Data on consumers' personal shopping habits can, however, be put to more insidious uses. In one example, an American supermarket threatened to use the fact that a particular customer purchased large quantities of alcohol to discredit him in a court case (Garfinkel 2000). Such misuses of personal data are currently rare, but the possibilities raised are frightening.
Gary Marx (1999) has argued that techniques for collecting personal data are ethically dubious if they "cross personal boundaries without permission" or violate a person's trust. If these principles are to be followed, supermarkets must be open and honest about their use of RFID tags: the customer should be aware of the tags' presence and of what they are being used for. Scanning the contents of a person's shopping basket without their knowledge would constitute a clear invasion of privacy. Tony Watson MP echoed this viewpoint in a recent Parliamentary debate; he believes that new legislation may be necessary to ensure that there are "no hidden tags and no hidden readers". It is presently unclear to what extent current European data protection legislation, and the Human Rights Act (which gives individuals the right to privacy), can protect consumers against the unscrupulous use of RFID technology (Kotadia 2003).
The use of RFID in durable items such as clothing raises particular concerns, since an individual could in theory be tracked using the RFID tags in items that they wear or carry. Manufacturer Benetton recently abandoned plans to embed RFID tags in clothes after consumer protests (O'Hara 2004). Current RFID systems do not incorporate any form of encryption or security - the tags can be read by anyone within range, without a person's awareness or consent. However, an RFID tag itself merely stores an identification number, which corresponds to an entry in a company's database that contains details of the product (Garfinkel 2003). To find out what item a person was carrying, a potential spy would need access to this database. Rules limiting the extent to which companies can share such databases would therefore provide at least some protection against invasions of privacy, although critics of RFID claim that databases are at risk of being hacked into by criminals (O'Hara 2004).
Another simple way in which retailers can reassure their customers that RFID will not be used to invade their privacy is to disable the tags at the checkout. In direct response to consumer pressure, electronics manufacturers such as Philips have begun to offer RFID tags that can be "killed" when no longer required, and one German supermarket has already adopted this technology (Chai 2003).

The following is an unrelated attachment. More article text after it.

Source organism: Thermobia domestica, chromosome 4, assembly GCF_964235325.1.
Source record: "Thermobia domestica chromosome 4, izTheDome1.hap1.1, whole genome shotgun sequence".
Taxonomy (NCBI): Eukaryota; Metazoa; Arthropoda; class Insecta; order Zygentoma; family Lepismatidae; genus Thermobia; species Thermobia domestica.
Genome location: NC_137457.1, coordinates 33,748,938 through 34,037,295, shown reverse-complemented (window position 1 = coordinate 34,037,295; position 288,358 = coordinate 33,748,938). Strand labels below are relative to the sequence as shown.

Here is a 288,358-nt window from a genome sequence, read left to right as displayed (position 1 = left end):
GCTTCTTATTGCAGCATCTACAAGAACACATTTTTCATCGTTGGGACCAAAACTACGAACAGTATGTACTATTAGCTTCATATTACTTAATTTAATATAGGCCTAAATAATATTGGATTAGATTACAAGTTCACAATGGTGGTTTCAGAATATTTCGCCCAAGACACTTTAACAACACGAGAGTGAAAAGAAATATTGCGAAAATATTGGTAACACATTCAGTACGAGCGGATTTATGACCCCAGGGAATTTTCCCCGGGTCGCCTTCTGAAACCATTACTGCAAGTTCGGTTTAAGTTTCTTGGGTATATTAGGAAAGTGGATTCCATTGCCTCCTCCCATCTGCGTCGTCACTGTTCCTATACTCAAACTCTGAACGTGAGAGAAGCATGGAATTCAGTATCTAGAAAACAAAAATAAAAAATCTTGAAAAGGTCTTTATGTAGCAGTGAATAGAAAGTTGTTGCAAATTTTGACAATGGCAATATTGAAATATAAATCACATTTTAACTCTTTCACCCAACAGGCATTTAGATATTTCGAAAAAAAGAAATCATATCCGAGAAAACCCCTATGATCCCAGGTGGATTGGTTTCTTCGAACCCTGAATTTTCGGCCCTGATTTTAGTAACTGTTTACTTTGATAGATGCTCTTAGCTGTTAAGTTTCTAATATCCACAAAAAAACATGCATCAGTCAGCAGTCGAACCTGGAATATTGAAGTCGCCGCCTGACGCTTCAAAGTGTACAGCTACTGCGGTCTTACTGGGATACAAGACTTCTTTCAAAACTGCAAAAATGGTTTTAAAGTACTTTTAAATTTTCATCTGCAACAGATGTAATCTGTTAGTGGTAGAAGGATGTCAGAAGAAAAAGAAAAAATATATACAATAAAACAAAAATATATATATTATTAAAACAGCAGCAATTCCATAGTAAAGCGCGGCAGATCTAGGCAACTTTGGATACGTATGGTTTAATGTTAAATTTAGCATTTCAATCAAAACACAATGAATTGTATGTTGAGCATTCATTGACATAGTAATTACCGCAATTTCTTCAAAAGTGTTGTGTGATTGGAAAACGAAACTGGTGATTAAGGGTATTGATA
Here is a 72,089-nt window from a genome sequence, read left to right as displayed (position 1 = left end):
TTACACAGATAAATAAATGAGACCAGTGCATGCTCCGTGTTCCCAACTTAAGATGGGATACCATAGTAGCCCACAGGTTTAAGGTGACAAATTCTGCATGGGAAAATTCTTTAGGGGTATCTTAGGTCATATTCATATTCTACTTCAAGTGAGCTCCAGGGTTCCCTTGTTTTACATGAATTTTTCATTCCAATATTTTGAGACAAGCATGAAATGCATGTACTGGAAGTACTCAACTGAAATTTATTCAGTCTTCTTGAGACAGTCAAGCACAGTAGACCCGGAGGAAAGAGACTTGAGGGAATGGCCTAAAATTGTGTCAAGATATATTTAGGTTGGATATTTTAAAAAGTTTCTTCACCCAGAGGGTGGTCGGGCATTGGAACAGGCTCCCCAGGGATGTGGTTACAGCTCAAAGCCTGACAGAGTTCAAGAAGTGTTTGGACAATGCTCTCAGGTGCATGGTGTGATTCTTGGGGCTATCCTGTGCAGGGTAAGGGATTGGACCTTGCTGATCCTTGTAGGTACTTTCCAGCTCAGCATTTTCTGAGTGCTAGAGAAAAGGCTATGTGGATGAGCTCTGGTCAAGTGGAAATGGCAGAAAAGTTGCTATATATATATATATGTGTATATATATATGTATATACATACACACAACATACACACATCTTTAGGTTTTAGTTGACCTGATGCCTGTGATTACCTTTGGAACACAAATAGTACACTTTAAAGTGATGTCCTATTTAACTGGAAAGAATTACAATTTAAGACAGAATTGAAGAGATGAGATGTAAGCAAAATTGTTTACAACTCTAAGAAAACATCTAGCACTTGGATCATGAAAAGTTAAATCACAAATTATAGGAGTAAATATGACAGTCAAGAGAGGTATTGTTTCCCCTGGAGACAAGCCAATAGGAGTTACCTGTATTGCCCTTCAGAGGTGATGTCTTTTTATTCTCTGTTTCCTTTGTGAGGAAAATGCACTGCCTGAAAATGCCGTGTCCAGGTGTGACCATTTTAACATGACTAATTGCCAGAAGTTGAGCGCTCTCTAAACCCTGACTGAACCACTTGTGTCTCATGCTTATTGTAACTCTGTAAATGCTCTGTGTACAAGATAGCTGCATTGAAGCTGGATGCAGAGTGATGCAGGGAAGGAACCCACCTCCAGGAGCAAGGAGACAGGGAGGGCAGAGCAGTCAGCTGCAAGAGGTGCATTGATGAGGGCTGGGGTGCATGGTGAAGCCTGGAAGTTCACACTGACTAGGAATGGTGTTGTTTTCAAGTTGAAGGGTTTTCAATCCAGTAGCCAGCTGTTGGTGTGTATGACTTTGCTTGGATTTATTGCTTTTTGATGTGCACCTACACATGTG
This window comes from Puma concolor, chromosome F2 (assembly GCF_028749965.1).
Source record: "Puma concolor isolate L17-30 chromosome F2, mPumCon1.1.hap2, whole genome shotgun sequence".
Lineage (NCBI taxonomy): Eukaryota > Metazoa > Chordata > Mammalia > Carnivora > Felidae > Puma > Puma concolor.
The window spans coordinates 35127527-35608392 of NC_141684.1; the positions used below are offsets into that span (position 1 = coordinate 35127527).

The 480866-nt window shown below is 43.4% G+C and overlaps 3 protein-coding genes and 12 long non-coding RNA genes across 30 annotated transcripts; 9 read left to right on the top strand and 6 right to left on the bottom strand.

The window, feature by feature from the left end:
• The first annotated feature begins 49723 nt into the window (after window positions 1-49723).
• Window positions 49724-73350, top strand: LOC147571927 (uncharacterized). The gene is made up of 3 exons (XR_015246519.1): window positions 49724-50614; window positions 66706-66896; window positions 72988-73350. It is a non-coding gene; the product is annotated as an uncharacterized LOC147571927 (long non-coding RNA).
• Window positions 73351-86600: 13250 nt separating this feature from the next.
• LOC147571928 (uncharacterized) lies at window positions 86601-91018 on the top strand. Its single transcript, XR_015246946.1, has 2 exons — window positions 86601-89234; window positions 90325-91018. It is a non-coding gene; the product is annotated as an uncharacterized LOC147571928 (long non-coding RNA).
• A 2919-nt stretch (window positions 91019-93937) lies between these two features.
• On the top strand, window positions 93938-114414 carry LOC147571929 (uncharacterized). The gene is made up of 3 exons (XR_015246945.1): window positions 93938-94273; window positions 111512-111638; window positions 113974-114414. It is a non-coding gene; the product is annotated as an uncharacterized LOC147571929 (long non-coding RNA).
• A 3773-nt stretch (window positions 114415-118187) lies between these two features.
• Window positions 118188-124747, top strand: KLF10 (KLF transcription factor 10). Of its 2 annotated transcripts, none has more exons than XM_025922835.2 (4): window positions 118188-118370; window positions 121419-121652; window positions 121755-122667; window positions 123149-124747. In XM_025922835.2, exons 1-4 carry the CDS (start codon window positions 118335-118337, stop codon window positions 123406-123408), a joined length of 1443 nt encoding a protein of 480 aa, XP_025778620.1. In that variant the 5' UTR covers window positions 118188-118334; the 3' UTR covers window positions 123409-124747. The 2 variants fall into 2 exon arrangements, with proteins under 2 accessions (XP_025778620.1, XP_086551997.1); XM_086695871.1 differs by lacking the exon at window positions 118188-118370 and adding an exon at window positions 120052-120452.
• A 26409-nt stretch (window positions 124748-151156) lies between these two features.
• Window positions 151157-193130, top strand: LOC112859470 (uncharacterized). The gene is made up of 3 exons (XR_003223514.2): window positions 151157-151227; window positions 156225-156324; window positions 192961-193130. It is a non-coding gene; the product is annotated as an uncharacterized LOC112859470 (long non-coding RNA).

The practical problems
Consumer opinion is not the only thing preventing the ubiquitous radio-tagging of products on supermarket shelves. Currently, the cheapest RFID tags cost between 25 and 50 cents, making them uneconomical to use on items costing less than $15, according to a report by analysis firm Semiconductor Insights (2004). Future economies of scale may reduce the cost of the tags to as little 5 cents each, but even at this price it would not be cost-effective to tag every single item in a supermarket. A recent trial of RFID-tagged Gillette razor blades conducted by Wal-Mart in the USA was abandoned primarily because of cost, not because of privacy concerns (Ewalt 2003).
There are also technical difficulties for manufacturers to overcome in adding radio tags to certain products. Campbell Soup Co., for example, has found the use of RFID tags on its tinned goods impractical, because "radio waves bounce off the cans and don't move through liquid well" (Dignan 2003).
The day when every single product on a supermarket shelf carries an RFID tag is still a long way off. Futurist Simon Ellis of manufacturing giant Unilever believes that his firm will not do "item-level tagging" for at least five to ten years, if ever (Ewalt 2003). This is not just because consumers are suspicious of the technology, but because the tags are currently too expensive and unreliable for use on mass-produced, low-value goods. The use of RFID tags on expensive items such as clothing may prove to be a valuable weapon against shoplifters, but if retailers wish to use RFID in this way they will have to convince the public that they are not exploiting the technology to spy unfairly on law-abiding customers.
If and when RFID tags do become cost-effective and reliable enough to be attached to every item in a supermarket, consumers may ultimately benefit, as companies realise efficiency gains that result in fresher products and lower prices. Privacy fears surrounding the technology can be allayed if supermarkets disable or remove the tags at the checkout, and provide customers with assurances about the uses to which the tags - and the data gathered from them - will be put. New legislation, as well as continued consumer vigilance, may be necessary to ensure that these assurances are not violated. One thing that most commentators agree on is that the gathering of personal data on private individuals should be done only with their full knowledge and consent.
Chris Baker (2003), "Wal-Mart to forgo tracking chips". Washington Times, 18 July 2003.
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CASPIAN (Consumers Against Supermarket Privacy Invasion and Numbering) web site - www.nocards.org
Winston Chai (2003), "Philips adds 'off switch' to RFID tags. CNET news, 6 May 2003.
Jonathan Collins (2003), "The Cost of Wal-Mart's RFID Edict". RFID Journal, 10 September 2003.
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This was originally written as a university Business Studies essay